The site's raison d'etre is to present the car-buying public with alternative reviews to those found in major newspapers. But every once in a while, the site's editors also branch out into punditry. Case in point -- writer Robert Farago's epic tale of the rise and fall (and fall and fall) of General Motors (NYSE: GM ) , provocatively titled "GM Death Watch," and now in its 31st installment. That one's well worth a read, but it's not what I want to discuss today.
Last Tuesday, columnist and automotive engineer Bob Elton penned a column suggesting that the demise of the U.S. auto industry is not yet written in stone. He argues that although GM, Ford (NYSE: F ) , and, to a lesser extent, DaimlerChrysler all seem intent on ceding their respective market shares to Japanese rivals, America still has the wherewithal to remain an automaking superpower. It's just that the headquarters of that superpower may not continue to be in Detroit.
A novel suggestion
Elton's argument goes like this. Right now, GM, Ford, and DaimlerChrysler are all earning slim or no profit margins. Not one of the Big Three U.S. automakers nets more than 2% in profit margins, whereas their Japanese competitors routinely earn net margins two and three times as large. To keep themselves alive, the Big Three squeeze their parts suppliers (known in the industry as original equipment manufacturers, or OEMs) for price concessions. As a result, such big-league OEMs as Visteon (NYSE: VC ) , Dana, and Delphi (NYSE: DPH ) are currently doing business at a loss. (Canada's Magna is one of the few big OEMs still making a profit.)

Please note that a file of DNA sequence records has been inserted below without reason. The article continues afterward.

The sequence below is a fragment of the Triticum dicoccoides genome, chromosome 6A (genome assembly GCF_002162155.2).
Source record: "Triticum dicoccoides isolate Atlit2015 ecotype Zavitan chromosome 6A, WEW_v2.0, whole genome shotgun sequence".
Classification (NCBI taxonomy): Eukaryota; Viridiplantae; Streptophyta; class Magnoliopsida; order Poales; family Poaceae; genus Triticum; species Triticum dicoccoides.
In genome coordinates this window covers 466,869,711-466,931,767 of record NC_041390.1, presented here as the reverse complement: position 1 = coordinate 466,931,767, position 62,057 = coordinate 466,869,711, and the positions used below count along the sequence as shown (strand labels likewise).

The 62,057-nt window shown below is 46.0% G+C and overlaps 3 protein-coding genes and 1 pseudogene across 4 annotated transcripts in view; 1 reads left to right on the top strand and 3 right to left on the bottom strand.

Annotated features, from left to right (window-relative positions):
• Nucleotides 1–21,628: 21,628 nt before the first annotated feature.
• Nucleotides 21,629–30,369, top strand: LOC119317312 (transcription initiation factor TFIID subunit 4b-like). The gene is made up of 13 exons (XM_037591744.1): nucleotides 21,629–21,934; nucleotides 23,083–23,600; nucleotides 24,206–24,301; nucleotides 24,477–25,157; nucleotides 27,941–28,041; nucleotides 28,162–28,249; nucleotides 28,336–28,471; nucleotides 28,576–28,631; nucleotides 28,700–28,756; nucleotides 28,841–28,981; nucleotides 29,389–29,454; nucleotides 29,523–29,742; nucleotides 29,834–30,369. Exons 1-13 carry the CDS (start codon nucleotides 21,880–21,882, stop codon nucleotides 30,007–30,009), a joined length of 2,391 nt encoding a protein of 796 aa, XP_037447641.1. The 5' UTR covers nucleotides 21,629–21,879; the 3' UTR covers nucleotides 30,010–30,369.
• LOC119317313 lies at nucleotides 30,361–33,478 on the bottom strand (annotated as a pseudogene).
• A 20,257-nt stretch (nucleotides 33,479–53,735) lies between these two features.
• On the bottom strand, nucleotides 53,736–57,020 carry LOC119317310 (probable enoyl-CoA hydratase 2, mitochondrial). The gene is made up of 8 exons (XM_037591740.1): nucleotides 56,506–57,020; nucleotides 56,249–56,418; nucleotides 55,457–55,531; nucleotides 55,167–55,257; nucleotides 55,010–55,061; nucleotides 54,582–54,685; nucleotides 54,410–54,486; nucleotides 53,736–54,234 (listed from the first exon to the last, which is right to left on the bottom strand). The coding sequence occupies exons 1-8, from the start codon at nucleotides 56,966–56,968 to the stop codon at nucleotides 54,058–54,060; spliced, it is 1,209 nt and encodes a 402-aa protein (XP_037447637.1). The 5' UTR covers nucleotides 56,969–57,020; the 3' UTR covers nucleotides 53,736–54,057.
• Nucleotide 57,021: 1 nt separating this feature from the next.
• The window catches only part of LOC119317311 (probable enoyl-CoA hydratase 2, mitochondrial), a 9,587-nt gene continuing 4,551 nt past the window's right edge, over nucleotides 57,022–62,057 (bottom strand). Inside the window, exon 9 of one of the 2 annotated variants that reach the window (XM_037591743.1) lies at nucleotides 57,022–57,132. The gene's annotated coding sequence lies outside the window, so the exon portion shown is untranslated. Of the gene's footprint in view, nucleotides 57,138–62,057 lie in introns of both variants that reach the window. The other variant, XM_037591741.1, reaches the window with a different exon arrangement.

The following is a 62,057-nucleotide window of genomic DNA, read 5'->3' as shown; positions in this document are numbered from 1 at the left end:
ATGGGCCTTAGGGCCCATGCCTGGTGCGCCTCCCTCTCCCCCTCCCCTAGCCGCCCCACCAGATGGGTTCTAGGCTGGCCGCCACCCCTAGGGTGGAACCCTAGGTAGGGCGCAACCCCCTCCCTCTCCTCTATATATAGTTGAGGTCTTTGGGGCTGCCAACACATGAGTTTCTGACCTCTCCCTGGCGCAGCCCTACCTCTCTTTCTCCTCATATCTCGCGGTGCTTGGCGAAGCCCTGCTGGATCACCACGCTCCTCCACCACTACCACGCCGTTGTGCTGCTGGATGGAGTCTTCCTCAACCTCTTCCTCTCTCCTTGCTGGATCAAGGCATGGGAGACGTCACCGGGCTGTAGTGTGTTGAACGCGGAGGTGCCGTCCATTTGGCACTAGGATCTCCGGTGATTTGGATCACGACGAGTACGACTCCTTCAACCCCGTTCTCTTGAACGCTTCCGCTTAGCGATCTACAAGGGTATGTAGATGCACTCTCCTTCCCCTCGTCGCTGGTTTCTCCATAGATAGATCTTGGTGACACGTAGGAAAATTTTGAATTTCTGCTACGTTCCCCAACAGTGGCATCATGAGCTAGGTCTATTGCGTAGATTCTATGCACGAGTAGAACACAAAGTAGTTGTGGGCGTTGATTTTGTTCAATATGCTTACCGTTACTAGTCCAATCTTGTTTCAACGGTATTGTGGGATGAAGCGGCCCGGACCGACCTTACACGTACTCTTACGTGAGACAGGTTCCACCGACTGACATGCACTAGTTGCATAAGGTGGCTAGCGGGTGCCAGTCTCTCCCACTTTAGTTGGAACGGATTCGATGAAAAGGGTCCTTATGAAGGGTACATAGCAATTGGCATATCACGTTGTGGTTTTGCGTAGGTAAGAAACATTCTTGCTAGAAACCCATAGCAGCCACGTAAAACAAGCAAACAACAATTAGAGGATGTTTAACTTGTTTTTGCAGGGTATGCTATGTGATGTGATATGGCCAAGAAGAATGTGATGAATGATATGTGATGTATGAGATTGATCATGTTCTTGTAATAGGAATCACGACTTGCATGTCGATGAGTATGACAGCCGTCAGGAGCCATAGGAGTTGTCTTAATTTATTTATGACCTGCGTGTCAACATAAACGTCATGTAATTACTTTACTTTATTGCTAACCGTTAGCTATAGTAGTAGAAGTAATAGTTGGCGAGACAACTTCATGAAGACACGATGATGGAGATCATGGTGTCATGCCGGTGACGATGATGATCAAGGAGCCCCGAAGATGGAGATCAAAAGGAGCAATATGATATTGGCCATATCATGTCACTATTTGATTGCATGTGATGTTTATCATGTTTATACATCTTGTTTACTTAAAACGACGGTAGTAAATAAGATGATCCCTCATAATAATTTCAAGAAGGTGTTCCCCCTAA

At the other end of the supply chain, the Big Three aren't doing car dealers like AutoNation or CarMax any favors, either. The past several years of overproduction and over-discounting of new cars have flooded the market with new and used cars alike, hurting margins for the dealers.
Looking at these trends, Elton experienced a "Eureka! moment," noticing that the above companies essentially cover the entire supply chain, from parts production to assembly (see this little buggy, assembled by Magna subsidiary Magna Steyr) to retail.
The truth about cars today, you see, is that no one really "owns" them anymore. None of the Big Three companies keeps its whole operation in-house -- to some extent, they all outsource various manufacturing, financing, assembly, and retail functions to other companies. And if Ford or GM can do this, perhaps anyone can.
Elton posits the following scenario: Three or more existing outsourcees could team up to design, produce, and sell a completely new car. For example, Magna could build the chassis and drivetrain; Delphi could add the brakes and outfit the interior; AutoNation could sell the buggies.
We would still need someone to make the engine and a company to design and market the new vehicle. Elton notes that Honda (NYSE: HMC ) already supplies engines to GM. And Toyota has on several occasions licensed hybrid-engine technology to its competitors. So the real key, it seems, is design and marketing.